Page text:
Cybercriminals continue to create new ways to earn easy money, and every scheme seems to have its own unique flavor.
Most recently, a former T-Mobile retail store owner was convicted for stealing employee credentials to illegally access internal computer systems and unlock and unblock cellphones.
The U.S. Department of Justice (DOJ) says Argishti Khudaverdyan, 44, was found guilty of 14 federal criminal charges for the scheme he ran from 2014 to 2019 that netted $25 million in criminal proceeds.
The DOJ explains the scheme:
"Khudaverdyan fraudulently unlocked and unblocked cellphones on T-Mobile's network, as well as the networks of Sprint, AT&T and other carriers. Removing the unlock allowed the phones to be sold on the black market and enabled T-Mobile customers to stop using T-Mobile's services and thereby deprive T-Mobile of revenue generated from customers' service contracts and equipment installment plans."
Court documents show that Khudaverdyan and another business partner owned a store called Top Tier Solutions Inc., which was a T-Mobile store, in Los Angeles in January 2017. By June of the same year, T-Mobile terminated their contract, citing suspicious computer behavior and association with unauthorized unlocking of cellphones.
Khudaverdyan continued his fraudulent scheme after claiming that the unlocks he was providing were "official" T-Mobile unlocks. How was he unlocking these phones?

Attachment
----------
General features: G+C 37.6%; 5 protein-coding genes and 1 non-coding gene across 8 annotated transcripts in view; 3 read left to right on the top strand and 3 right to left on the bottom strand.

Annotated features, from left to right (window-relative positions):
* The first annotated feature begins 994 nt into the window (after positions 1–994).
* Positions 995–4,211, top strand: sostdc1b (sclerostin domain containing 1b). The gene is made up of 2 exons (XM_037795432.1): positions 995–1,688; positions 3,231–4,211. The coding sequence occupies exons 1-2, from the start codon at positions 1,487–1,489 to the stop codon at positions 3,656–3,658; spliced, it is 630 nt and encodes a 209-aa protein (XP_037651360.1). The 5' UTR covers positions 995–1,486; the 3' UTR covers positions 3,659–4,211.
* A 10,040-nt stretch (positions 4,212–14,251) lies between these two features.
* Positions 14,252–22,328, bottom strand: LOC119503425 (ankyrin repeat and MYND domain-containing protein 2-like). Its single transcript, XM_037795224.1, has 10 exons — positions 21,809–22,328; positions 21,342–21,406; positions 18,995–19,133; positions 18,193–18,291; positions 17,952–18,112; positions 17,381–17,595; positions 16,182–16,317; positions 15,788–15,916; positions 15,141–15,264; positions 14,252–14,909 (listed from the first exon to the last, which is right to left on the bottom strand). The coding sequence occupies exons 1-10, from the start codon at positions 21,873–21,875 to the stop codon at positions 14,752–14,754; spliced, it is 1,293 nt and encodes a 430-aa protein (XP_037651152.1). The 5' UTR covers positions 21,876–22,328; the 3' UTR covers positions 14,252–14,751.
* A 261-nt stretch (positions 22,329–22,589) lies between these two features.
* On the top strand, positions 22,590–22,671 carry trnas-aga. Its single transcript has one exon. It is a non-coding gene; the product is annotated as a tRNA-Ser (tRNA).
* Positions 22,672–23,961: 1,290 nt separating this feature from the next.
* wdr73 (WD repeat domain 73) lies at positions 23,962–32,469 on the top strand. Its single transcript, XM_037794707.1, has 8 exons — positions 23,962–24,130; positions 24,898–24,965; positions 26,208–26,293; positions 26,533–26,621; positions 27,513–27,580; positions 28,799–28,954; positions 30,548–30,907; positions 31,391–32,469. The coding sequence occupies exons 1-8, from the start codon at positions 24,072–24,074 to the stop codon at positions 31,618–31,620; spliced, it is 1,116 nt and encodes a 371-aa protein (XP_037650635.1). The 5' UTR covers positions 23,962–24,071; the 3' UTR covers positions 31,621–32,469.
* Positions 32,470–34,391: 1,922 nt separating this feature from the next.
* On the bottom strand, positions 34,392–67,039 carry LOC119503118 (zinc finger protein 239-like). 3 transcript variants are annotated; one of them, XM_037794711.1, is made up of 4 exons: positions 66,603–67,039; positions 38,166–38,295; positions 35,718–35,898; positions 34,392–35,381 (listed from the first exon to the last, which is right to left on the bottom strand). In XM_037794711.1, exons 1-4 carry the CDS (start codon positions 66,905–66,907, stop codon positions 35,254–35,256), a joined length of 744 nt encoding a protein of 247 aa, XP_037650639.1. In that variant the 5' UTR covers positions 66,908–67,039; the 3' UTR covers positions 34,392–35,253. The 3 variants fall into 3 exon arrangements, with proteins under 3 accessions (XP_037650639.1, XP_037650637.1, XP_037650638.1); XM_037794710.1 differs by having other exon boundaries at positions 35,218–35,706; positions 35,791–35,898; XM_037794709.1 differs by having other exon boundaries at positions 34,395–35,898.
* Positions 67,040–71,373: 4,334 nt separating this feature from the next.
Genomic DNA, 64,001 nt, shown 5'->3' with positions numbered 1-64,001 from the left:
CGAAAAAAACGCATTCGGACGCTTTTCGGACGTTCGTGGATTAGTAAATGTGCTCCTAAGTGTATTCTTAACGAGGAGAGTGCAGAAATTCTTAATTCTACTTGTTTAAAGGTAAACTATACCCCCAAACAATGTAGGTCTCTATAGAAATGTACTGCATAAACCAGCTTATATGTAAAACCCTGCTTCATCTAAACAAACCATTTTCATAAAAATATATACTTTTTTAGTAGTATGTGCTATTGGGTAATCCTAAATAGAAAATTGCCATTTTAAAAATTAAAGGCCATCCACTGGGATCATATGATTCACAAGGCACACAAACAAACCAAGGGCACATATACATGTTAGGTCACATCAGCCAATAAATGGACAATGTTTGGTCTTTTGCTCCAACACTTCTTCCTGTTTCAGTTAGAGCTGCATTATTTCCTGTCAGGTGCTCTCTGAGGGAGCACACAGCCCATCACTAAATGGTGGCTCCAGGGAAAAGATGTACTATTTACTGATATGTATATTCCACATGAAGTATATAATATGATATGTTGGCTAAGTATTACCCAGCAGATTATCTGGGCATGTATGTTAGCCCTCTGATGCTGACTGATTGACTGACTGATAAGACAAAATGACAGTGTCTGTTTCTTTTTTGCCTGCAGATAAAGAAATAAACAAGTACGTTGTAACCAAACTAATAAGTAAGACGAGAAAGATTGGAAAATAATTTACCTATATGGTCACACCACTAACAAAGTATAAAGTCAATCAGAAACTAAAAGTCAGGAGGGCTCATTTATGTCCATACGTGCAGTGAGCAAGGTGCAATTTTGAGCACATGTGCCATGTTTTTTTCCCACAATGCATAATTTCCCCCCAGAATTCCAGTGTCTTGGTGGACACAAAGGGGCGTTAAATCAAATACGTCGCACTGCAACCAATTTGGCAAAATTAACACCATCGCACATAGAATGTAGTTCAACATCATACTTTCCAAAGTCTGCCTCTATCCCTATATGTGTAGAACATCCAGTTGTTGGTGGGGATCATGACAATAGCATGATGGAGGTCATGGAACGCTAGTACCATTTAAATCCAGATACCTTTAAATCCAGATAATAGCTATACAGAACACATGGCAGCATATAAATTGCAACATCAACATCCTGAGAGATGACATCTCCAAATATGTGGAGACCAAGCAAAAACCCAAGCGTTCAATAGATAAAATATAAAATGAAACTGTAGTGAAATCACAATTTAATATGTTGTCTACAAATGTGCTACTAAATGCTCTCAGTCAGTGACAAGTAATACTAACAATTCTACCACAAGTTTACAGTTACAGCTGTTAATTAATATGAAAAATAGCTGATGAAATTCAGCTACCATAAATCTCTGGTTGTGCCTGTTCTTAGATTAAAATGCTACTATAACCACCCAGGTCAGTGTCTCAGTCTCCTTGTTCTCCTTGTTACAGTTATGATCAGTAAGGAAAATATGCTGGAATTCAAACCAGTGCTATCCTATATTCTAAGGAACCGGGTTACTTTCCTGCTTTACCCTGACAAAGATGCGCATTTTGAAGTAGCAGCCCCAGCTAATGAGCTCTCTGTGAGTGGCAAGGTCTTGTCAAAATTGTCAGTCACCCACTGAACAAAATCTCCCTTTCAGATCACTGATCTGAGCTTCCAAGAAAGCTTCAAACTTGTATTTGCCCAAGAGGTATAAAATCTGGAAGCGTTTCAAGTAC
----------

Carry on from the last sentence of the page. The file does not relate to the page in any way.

The former store owner used various phishing techniques to steal T-Mobile employee credentials. Very often he would socially engineer employees at the IT help desk to get their credentials. He would then target higher ranking employees, using their personal identifying information to reset their company passwords through the help desk. This gave him unauthorized access to the T-Mobile systems, allowing him to unlock and unblock cellphones.
The DOJ says that Khudaverdyan and his associates "compromised and stole more than 50 different T-Mobile employees' credentials from employees across the United States." During that time, they unlocked and unblocked hundreds and thousands of phones.
Khudaverdyan was found guilty of one count of conspiracy to commit wire fraud, three counts of wire fraud, two counts of accessing a computer to defraud and obtain value, one count of intentionally accessing a computer without authorization to obtain information, one count of conspiracy to commit money laundering, five counts of money laundering, and one count of aggravated identity theft.
The statutory maximum prison time he faces for each crime are as follows:
- 20 years in federal prison for each wire fraud count
- 20 years in federal prison for conspiracy to commit money laundering
- 10 years in federal prison for each money laundering count
- five years in federal prison for each count of intentionally accessing a computer without authorization to obtain information
- five years in federal prison for the count of accessing a computer to defraud and obtain value
- mandatory two years in federal prison for aggravated identity theft
His next unlock will be from a cell block.